Armstrong also anticipates a few more pop-up roadside stands at the ends of driveways this summer. As well, Hastings Highlands E-Farmers’ Market & Co-operative offers an alternative way to buy locally grown food and other wares: “This site is for anyone to post & sell food they have produced. Any amount of product can be posted: swamped with zucchini? Got last years’ maple syrup? Barter is encouraged!”
Must-Visit Farm Stands
Landis Fruit Market
Many markets are open for business the old-fashioned way. Nelson Rohrer, the proprietor of Landis Fruit Market in Bancroft, says that they are “open and running as usual,” in part because they “fall under the guidelines of outdoor retail stores and operate much like grocery stores”. Rohrer says they are “fortunate”, and that business has been great.
In contrast, Switzer’s Farm, a small multi-generational family farm that grows fruits and vegetables, also located near Bancroft, has completely changed its way of doing business. Jarrett Switzer’s grandfather started the business in the 70’s and “after selling downtown for almost 45 years, offering produce for pick-up at the farm is entirely new!” This year they are offering “Produce Sacks” which can be ordered by Tuesday each week for weekend pickup and delivery. As well, they have made the decision to open their market on the farm effective early July; customers can now “drive up the farm driveway past the garden plot where the view is quite amazing.” The family is very excited and very positive about these changes.
Back Yard Produce
Back Yard Produce, owned and operated by Becky Van Esch for the past four years is open weekends and alternate weekdays when strawberries or corn are in abundance. Van Esch grows much of her own produce, but also works in partnership with the Amish for strawberries and corn, and she purchases asparagus from Willow Creek Farm because she believes strongly in having “everything local.”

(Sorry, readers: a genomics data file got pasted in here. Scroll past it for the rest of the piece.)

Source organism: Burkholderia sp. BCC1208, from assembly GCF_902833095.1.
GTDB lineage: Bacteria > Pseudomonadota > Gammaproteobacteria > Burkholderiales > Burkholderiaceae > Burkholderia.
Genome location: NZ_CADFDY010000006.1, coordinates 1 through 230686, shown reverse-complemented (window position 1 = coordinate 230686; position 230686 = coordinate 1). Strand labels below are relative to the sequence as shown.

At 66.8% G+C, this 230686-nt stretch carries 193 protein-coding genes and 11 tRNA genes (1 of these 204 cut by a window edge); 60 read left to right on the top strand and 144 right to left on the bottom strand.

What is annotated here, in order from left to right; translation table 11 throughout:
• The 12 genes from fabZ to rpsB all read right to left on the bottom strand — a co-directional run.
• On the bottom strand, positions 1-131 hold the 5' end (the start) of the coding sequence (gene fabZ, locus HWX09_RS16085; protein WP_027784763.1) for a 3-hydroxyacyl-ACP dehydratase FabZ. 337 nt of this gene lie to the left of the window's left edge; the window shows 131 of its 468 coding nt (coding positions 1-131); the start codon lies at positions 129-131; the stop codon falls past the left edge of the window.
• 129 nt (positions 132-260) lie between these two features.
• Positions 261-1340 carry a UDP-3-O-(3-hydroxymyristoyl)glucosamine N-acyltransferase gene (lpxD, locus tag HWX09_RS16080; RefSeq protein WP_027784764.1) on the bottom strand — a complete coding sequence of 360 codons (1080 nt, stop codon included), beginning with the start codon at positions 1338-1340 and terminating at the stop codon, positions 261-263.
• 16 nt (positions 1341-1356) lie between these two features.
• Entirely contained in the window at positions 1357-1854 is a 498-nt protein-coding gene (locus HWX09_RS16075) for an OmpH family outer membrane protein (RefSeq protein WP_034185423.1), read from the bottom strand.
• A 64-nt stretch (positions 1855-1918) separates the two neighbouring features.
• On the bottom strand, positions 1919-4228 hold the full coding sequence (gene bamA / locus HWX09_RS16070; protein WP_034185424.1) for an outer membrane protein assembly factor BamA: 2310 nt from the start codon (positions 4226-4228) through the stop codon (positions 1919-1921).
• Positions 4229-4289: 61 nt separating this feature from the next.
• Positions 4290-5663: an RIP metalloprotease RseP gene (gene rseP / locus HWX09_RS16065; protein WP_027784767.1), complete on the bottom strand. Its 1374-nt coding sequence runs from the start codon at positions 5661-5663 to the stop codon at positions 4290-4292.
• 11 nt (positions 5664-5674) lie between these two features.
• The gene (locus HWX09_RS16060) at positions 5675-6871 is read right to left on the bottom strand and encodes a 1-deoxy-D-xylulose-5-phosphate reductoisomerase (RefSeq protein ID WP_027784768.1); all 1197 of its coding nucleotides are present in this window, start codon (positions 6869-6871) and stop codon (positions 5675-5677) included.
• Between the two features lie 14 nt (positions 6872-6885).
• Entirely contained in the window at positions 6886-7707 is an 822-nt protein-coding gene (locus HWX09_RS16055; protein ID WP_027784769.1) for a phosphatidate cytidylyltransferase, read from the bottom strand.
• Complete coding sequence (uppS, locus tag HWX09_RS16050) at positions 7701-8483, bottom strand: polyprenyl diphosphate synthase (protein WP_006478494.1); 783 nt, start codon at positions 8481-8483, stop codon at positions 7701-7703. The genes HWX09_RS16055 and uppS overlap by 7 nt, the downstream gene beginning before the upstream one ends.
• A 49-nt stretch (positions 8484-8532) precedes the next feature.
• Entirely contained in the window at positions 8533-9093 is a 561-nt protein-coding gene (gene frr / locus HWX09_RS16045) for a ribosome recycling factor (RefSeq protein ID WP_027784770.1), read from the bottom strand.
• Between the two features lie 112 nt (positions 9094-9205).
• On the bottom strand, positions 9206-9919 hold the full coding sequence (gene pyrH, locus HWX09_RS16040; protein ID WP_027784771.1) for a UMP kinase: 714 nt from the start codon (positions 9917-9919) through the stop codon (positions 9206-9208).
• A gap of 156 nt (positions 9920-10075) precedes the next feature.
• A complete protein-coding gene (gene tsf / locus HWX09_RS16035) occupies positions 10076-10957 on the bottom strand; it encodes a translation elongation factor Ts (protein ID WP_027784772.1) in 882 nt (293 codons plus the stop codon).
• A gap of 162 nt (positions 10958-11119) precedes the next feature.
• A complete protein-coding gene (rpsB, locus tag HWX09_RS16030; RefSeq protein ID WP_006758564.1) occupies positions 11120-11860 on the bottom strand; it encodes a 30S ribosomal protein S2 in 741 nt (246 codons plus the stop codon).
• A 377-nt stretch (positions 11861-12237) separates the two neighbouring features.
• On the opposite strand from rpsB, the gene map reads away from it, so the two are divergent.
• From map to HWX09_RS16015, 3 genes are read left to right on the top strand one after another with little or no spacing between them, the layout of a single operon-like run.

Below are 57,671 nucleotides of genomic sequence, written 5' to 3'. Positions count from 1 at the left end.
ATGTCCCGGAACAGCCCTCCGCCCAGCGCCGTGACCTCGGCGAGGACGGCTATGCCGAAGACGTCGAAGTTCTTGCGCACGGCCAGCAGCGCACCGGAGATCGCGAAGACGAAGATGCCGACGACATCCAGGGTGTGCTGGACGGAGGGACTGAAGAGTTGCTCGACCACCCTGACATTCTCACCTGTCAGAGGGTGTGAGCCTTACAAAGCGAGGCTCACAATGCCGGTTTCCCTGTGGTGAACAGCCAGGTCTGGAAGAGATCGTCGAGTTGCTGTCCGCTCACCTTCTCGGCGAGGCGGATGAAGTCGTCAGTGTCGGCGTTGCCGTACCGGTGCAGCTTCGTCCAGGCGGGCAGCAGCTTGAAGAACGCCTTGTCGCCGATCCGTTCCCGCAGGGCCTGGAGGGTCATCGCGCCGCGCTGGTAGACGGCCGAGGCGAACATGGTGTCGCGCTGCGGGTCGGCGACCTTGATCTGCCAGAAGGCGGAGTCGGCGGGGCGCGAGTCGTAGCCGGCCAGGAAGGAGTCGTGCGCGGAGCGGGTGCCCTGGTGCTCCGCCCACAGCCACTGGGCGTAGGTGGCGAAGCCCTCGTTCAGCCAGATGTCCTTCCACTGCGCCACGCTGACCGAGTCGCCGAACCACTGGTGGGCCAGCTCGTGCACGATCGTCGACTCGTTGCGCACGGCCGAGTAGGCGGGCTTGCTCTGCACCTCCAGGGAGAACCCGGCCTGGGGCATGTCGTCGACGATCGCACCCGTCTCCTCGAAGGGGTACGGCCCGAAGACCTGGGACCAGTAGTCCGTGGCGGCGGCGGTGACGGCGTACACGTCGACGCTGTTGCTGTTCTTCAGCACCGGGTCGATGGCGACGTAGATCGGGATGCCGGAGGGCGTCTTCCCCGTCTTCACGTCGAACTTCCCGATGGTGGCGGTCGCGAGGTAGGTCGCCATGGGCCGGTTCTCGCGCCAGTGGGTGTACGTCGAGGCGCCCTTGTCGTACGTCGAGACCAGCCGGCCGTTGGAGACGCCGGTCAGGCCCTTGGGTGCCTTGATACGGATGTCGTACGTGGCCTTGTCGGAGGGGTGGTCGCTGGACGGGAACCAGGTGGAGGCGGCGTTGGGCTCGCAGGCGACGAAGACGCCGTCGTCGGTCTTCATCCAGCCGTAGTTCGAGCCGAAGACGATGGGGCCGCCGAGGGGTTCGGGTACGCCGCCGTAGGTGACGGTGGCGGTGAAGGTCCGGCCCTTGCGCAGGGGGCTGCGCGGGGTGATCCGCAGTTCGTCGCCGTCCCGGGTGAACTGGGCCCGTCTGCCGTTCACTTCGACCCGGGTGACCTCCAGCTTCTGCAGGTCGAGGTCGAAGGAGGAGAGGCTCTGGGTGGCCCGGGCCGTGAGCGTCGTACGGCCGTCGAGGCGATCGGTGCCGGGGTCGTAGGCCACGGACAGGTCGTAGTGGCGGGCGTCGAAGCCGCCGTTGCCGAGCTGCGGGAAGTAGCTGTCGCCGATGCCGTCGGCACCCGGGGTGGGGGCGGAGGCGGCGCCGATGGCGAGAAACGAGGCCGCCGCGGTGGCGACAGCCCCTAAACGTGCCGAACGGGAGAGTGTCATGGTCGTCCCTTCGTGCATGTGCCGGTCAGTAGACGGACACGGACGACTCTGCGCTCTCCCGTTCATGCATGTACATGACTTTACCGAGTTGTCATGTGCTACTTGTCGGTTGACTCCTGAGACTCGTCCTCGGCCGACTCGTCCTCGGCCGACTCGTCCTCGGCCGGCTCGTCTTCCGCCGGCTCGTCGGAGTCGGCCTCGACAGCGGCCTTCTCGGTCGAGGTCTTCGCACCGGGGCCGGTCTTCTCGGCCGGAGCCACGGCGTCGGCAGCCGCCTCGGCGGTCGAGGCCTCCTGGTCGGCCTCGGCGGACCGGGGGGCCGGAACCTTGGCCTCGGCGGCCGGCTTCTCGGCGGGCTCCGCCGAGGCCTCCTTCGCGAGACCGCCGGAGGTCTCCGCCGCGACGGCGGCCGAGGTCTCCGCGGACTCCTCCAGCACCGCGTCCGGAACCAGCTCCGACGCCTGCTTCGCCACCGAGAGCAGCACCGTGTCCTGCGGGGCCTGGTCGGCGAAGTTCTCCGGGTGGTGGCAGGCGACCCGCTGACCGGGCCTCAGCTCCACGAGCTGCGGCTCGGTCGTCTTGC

Railway Creek Farm
Railway Creek Farm, owned and operated by Elly Finlayson, and located near Madoc, is operating in the same model of a weekly produce option . For the past fifteen years, Finlayson has grown garlic, but this year she decided to “reboot” and has added lettuces and other vegetables. You can order items through the Facebook site, Railway Creek Farm, and orders can be picked up at the farm, or in Madoc or Tweed.
Nansan Farms’ farm stand is located on Highway 37 near Plainfield (they also have a stand in Belleville). Wendy and Rob Smith grow much of the produce on their three farms which have been in the family and operational for almost 35 years. Rob says that “not much has changed for them” during COVID except that sanitation and distancing protocols are in place.
Insider Suggestion: Melrose Market Garden
Melrose Market Garden in Melrose, ON (just East of Belleville, ON) is a small farm that offers weekly orders and contactless pick-up at their farm stand. Owners, Kailey & Rich, along with their dog, Fender (the Morale Booster), established the farm in 2015 and believe in transparent farming practices – being open and honest about all inputs used on our farm. Rather than using synthetic fertilizers, GMOs or pesticides, they nourish the soil and plants with natural compost and use alternative methods of pest control. Follow their Facebook and Instagram page for weekly updates on what produce is freshly picked.
Farmers’ markets and farm stands are a reflection of the agriculture and gardening practices of communities. They connect food with place, farmer with consumer. Given our ‘growing’ passion for local food, together with the resilience and adaptability of our farmers, especially during the challenges of COVID farmers’ markets and their hybrid platforms continue to thrive.
For more locations on where to buy local produce and products, visit Harvest Hastings for listings across all of Hastings County.